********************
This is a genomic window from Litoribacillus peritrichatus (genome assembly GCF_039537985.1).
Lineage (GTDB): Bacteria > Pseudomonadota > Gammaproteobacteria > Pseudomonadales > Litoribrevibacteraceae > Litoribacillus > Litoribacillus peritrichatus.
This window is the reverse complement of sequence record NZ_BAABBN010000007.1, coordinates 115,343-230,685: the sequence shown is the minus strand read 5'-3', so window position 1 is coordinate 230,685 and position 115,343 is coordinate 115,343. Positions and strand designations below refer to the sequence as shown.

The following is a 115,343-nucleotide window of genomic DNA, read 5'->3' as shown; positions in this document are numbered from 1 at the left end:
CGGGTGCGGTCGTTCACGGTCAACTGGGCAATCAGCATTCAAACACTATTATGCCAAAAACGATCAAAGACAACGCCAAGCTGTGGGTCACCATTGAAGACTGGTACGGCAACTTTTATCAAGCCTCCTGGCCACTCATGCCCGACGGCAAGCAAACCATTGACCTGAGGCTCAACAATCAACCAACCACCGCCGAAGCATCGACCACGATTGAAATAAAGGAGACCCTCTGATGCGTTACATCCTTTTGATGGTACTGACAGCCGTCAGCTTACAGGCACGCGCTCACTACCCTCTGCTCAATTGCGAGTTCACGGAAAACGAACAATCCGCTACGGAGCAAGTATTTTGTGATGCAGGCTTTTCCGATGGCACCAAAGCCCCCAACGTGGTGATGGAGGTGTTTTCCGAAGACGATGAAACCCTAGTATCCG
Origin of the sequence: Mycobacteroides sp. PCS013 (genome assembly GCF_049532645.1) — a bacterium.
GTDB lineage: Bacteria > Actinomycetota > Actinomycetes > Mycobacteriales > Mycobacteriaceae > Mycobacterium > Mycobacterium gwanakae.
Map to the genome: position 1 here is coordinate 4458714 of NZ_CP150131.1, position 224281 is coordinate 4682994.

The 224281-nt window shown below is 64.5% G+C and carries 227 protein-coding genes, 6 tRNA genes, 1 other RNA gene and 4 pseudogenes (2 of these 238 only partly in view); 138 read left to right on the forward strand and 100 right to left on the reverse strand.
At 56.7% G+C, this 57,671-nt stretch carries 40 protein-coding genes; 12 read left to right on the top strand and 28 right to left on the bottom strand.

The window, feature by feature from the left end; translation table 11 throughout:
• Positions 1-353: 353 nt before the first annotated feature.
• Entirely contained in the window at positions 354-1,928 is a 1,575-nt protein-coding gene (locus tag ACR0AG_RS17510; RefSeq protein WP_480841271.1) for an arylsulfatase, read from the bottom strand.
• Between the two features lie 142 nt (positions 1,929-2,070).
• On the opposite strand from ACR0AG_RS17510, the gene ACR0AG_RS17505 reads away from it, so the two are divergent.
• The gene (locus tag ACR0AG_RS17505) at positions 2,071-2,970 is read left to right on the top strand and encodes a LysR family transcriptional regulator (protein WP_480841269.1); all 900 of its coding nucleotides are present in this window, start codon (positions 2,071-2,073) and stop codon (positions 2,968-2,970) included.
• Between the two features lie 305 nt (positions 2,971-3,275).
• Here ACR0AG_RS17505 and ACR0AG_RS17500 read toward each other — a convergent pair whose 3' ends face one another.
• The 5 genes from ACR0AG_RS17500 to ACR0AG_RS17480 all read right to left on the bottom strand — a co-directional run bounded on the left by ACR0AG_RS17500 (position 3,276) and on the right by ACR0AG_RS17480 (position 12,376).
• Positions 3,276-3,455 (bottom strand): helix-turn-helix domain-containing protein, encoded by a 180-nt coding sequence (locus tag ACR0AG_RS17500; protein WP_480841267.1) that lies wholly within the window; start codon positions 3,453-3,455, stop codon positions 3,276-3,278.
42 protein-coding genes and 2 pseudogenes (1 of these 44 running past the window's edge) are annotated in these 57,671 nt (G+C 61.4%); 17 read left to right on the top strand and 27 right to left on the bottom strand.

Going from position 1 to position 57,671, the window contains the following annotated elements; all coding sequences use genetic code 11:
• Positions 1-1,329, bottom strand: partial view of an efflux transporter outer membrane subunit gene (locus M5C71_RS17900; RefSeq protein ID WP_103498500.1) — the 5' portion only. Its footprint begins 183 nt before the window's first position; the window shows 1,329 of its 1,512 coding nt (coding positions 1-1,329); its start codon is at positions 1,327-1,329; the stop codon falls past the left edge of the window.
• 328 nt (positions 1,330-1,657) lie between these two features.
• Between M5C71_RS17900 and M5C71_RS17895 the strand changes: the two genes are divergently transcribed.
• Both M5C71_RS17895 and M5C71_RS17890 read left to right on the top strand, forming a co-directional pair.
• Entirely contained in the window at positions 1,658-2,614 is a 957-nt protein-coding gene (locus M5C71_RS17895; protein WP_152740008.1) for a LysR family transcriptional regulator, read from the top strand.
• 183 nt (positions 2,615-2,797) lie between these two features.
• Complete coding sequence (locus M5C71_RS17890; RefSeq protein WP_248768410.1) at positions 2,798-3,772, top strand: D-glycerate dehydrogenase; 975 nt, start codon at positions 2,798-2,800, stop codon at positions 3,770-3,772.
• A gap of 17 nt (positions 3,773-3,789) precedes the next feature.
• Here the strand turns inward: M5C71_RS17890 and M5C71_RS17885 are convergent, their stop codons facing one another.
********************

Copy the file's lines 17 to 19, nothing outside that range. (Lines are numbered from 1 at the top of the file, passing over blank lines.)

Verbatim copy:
• Between the two features lie 305 nt (positions 2,971-3,275).
• Here ACR0AG_RS17505 and ACR0AG_RS17500 read toward each other — a convergent pair whose 3' ends face one another.
• The 5 genes from ACR0AG_RS17500 to ACR0AG_RS17480 all read right to left on the bottom strand — a co-directional run bounded on the left by ACR0AG_RS17500 (position 3,276) and on the right by ACR0AG_RS17480 (position 12,376).